Rodríguez Ends Time with Heartfelt Letter
Chaplain Rubèn Rodríguez, the volunteer serving with me and with Colorado Rapids, closes this chapter with a heartfelt letter signaling his stepping away. Rubèn came to work with me after stepping in for a Rapids Development Academy Life Skills training night. I remember watching as he commanded the attention of the young boys that were gathered and we talked through a difficult issue of discrimination and some of the impacts on the game. Not long after, he agreed to come on board as chaplain for the DA and when Gerardo Alvarez, my assistant at the time, moved on, he helped me with first team duties as well.
I asked Ruben to share a little bit about his time working with me, Soccer Chaplains United, and the Colorado Rapids. He shared a warm and heartfelt letter,
I am preparing to step out of my role with Soccer Chaplains United, serving the Colorado Rapids here in Denver.
In my time with SCU, I have felt proud to serve alongside Brad Kenney, and many of the SCU and Rapids’ staff. But the brightest and fondest memories of which I feel most proud, are the moments I got to spend alongside players from the Rapids Development Academy and First Team.
Whether it was meeting a player to talk through their personal and professional issues on and off the pitch, or just finding the time for a quick prayer before a game or important conversation, these small intermissions between games, practices, and daily life are the moments I will miss most. These fractional interruptions between and before whistles were where I often found the most joy and peace, and where true relationships seemed to form.
One of my very favorite memories came after the SCU staff had conducted a life-skills session at the stadium one evening. The players all rose, bound for the parking lot, but they took the time to line up and shake our hands before they left. A simple formality, yes. And anyone familiar with the sport will recognize its ritual as one that is often practiced between players on opposing teams before matches.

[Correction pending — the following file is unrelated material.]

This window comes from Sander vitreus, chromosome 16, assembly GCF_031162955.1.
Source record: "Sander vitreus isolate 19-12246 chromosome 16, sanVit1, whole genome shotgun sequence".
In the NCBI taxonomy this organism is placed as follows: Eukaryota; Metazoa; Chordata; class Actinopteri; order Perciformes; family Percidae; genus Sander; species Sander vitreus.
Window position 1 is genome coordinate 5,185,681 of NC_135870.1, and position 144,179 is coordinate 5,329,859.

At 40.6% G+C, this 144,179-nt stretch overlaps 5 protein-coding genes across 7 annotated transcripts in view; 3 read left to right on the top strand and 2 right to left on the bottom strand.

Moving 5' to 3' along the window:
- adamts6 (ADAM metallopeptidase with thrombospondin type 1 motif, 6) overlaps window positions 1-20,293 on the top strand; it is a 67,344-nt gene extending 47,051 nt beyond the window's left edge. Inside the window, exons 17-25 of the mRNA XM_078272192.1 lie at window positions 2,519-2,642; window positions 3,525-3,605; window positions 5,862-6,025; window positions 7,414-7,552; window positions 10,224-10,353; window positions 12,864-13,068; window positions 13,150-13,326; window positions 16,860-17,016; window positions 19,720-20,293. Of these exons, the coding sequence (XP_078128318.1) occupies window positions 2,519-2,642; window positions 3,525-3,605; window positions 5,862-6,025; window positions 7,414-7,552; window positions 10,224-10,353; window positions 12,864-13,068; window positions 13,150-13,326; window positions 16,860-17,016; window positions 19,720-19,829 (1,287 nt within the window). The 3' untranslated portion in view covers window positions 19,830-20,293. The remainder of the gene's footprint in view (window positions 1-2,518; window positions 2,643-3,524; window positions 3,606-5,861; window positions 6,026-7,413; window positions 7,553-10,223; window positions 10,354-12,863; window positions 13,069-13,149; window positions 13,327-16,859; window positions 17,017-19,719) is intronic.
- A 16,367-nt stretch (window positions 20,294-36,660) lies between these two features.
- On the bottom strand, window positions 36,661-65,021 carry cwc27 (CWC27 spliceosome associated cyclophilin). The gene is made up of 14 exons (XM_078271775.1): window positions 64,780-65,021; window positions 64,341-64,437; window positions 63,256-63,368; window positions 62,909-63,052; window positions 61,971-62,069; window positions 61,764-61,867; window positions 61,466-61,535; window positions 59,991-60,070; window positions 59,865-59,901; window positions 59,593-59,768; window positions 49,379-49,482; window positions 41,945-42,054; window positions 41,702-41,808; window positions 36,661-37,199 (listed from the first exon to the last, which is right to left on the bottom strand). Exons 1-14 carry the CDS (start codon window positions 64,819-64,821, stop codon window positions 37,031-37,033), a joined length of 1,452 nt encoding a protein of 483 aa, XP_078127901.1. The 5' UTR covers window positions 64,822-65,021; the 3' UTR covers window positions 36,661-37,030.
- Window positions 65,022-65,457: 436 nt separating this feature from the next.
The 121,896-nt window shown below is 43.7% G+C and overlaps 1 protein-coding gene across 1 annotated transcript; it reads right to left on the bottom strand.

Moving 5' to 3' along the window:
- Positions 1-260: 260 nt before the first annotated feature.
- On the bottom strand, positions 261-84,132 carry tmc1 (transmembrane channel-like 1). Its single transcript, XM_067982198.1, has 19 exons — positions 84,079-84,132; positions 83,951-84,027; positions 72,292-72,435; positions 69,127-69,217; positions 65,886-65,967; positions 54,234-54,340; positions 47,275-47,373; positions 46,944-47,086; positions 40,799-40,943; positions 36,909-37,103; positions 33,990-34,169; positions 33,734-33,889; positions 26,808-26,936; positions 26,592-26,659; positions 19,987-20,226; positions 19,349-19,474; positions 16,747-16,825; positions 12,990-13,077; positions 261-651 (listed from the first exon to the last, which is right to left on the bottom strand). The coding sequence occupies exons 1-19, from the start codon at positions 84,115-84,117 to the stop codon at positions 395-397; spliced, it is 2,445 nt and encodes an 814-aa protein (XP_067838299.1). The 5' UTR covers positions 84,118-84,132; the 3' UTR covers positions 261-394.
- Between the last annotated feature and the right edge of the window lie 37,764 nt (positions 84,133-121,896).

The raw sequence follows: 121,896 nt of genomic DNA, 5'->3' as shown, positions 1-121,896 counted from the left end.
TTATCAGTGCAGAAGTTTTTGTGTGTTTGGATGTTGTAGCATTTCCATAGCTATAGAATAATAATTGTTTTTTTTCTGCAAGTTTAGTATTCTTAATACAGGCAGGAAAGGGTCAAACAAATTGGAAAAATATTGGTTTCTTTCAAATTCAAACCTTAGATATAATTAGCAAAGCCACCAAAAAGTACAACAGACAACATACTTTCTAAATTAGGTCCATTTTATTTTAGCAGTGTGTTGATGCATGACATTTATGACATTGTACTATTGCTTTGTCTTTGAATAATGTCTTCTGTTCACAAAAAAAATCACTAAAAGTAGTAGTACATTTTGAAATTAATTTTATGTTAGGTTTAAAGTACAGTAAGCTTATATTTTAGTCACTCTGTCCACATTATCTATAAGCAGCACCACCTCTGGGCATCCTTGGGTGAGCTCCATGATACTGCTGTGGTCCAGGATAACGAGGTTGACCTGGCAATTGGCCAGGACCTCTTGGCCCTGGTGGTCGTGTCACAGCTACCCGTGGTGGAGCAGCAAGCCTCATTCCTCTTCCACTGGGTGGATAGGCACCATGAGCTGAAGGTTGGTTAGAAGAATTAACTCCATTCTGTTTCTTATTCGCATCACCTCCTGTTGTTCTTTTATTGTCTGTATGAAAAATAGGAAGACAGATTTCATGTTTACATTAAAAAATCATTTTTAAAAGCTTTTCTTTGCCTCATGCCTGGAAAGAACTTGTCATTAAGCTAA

And yet this ritual is the crux of the memory: the shaking of hands is a show of respect, but even more so, of solidarity. It is an acknowledgement of same-ness, of respect for the mutual drive of sport and competition and passion for something much loved.
With this simple gesture, those young men helped form a bond between us that said, “You are like us, and we are like you.” And this solidarity was the basis for all conversation and relationship to come – it was the moment that made all others possible.
I am a writer by trade, and the demands on my time as both a commercial and creative writer have become such that it is no longer fair for me to split my time between SCU and my work. I am looking forward to spending more time on my craft and to creating better pieces for others to read and enjoy.
But I will deeply miss the SCU and Rapids families, and all the little moments that came with them. Though I will be stepping out of my position as chaplain, you’ll be sure to find me on some scorching afternoon or chilly October night, standing in the seats, watching the boys in burgundy play the beautiful game.
I hope to see you there.
I am sad to see Rubèn move on. I had shared with him that my hope would be that he might one day replace me as the lead person providing chaplaincy to the Rapids, but I am really hopeful that God’s call on Rubèn’s life for writing becomes a place of flourishing for he, Kayla, and his daughters.
I told Rubèn my favorite memory will forever be the “Rapids Faith Day Game” that never was — I will never forget I was out of town on business trip to visit one of our other chaplains and he called asking me where the Faith Night event setup was because he hadn’t been able to find anyone. Unbeknownst to me, the Rapids had canceled it last minute. Rubèn had wandered around the stadium for at least a good 30 minutes asking people about it before he called me. 😂😂
Rubèn, God bless you in your next endeavors and thanks for being part of the work and ministry these past few years.